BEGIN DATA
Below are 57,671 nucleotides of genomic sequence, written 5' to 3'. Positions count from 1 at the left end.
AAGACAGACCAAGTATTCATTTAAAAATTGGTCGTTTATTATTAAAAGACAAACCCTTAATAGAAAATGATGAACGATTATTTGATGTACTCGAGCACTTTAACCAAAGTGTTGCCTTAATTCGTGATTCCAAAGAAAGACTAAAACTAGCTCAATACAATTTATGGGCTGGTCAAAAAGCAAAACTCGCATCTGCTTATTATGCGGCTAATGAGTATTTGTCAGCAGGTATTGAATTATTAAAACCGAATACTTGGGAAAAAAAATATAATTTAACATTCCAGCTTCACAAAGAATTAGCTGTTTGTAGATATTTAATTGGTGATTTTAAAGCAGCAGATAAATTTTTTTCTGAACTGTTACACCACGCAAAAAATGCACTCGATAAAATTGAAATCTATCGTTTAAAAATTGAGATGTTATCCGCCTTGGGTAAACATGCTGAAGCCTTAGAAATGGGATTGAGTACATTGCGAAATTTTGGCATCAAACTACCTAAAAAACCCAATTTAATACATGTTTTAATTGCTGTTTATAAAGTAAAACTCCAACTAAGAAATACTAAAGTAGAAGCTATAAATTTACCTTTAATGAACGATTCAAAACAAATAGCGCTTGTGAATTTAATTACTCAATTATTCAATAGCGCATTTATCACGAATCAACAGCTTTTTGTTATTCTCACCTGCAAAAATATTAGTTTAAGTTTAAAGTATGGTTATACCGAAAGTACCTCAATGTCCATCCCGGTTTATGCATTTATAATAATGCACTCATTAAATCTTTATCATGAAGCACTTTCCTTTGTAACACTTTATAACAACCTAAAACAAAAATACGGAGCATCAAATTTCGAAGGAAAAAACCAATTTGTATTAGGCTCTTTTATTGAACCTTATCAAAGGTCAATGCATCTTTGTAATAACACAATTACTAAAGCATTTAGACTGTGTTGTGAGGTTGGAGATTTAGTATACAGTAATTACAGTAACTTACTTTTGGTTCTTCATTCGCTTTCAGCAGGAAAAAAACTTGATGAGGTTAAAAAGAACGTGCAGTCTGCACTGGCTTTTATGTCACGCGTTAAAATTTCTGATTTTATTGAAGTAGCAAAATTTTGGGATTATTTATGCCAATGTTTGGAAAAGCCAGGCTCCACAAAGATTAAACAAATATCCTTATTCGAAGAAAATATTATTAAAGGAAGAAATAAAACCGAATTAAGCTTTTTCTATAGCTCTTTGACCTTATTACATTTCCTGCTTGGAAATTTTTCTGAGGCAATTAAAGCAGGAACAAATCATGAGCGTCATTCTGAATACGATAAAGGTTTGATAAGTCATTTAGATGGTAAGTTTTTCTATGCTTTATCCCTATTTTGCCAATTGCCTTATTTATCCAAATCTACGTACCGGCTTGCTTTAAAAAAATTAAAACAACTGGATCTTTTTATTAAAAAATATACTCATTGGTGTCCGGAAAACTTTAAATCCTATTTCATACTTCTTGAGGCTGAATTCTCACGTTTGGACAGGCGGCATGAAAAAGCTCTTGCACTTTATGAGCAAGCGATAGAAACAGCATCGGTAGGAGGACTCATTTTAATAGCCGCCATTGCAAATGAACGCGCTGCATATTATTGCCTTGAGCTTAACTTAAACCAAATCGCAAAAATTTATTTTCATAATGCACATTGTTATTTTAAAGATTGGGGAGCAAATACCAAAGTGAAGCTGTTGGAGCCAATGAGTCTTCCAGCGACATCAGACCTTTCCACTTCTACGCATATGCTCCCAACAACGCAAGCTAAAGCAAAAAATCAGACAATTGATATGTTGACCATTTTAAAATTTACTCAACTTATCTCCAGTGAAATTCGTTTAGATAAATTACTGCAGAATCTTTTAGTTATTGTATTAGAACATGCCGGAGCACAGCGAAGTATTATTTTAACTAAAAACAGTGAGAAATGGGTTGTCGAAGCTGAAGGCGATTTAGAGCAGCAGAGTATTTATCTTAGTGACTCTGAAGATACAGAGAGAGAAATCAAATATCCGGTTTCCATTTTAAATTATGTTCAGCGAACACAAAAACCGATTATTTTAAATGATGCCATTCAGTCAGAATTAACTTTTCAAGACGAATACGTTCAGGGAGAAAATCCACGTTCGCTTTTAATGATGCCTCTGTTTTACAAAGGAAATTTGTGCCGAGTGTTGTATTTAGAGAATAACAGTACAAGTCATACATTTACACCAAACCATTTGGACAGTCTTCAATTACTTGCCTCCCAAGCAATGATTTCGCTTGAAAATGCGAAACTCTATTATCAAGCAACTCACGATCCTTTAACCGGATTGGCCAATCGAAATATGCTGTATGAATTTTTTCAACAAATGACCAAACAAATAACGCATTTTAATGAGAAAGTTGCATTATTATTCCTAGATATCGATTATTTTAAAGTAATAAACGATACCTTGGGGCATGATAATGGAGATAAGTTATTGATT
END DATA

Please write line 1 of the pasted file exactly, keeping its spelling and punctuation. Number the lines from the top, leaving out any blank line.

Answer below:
Below are 57,671 nucleotides of genomic sequence, written 5' to 3'. Positions count from 1 at the left end.